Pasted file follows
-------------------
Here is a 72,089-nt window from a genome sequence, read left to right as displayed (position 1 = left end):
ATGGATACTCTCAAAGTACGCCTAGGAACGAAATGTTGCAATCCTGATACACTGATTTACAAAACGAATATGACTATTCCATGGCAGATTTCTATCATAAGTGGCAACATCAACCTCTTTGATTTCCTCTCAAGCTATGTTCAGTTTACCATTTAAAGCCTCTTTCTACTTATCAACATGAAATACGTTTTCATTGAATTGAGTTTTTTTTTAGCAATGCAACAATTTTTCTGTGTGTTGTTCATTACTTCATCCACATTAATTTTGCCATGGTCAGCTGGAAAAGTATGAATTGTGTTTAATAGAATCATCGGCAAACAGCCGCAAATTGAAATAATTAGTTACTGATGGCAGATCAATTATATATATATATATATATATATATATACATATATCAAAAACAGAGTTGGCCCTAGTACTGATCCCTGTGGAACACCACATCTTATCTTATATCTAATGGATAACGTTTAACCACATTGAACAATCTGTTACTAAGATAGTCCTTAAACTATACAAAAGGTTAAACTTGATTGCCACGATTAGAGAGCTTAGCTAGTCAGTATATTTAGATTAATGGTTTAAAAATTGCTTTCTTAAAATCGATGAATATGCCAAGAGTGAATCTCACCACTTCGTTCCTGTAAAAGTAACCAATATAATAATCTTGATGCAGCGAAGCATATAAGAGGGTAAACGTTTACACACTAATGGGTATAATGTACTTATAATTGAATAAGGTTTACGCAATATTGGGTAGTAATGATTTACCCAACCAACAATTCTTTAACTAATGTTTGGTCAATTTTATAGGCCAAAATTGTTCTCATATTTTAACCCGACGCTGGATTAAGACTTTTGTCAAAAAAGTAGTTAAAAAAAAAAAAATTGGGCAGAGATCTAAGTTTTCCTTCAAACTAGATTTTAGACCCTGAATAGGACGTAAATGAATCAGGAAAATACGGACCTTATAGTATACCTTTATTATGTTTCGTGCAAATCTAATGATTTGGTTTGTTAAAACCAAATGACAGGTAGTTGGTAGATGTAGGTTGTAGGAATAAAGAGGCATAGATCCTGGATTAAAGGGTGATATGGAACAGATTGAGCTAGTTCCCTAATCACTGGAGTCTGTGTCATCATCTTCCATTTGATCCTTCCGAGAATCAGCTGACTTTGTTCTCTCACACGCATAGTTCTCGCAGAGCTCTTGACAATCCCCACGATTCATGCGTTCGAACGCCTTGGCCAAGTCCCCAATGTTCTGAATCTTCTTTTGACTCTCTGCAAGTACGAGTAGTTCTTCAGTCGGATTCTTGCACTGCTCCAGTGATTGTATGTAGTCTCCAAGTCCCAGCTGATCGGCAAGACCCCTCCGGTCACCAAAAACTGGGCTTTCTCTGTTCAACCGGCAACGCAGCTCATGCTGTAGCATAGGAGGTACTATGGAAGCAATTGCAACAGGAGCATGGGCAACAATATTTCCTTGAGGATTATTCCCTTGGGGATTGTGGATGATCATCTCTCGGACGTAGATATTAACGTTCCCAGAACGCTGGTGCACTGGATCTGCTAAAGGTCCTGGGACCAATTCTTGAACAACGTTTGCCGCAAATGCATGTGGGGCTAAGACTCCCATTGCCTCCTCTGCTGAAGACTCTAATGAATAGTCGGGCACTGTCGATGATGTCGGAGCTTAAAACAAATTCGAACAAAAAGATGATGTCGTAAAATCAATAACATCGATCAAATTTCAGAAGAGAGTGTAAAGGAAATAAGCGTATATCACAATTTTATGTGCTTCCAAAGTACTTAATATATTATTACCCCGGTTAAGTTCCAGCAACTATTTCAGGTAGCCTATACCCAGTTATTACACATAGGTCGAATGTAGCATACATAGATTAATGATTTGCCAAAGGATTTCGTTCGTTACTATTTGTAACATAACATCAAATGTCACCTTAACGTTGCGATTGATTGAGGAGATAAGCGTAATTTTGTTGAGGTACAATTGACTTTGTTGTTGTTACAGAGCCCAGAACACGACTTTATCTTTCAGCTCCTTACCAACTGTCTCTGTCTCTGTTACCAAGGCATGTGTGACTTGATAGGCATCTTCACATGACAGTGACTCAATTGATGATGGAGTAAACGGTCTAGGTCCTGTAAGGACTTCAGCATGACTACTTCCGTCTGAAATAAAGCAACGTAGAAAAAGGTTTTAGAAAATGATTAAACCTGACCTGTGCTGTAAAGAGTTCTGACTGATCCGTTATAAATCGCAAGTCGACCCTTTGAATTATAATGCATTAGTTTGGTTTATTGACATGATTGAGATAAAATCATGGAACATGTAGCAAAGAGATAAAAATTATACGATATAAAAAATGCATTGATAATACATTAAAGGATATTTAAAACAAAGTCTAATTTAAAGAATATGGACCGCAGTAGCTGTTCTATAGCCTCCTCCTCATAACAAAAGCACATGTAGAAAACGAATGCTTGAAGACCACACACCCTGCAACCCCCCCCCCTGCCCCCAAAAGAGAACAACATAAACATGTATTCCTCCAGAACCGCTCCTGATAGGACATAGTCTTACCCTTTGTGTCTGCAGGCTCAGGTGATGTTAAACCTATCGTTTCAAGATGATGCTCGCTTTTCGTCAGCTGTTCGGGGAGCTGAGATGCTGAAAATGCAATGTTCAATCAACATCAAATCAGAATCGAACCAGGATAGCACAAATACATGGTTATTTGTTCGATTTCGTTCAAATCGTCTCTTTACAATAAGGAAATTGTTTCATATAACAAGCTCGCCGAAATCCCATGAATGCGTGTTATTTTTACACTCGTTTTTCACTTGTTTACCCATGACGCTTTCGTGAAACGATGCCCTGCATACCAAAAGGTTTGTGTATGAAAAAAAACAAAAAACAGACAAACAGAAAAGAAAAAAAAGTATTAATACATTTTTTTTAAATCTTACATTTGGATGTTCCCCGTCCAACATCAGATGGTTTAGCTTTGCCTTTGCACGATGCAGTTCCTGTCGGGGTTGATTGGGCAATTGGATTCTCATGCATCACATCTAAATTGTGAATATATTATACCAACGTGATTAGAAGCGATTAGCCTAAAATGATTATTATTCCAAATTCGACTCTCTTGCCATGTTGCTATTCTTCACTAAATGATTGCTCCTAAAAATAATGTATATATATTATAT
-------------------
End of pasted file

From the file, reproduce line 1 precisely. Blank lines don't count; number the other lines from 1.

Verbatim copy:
Here is a 72,089-nt window from a genome sequence, read left to right as displayed (position 1 = left end):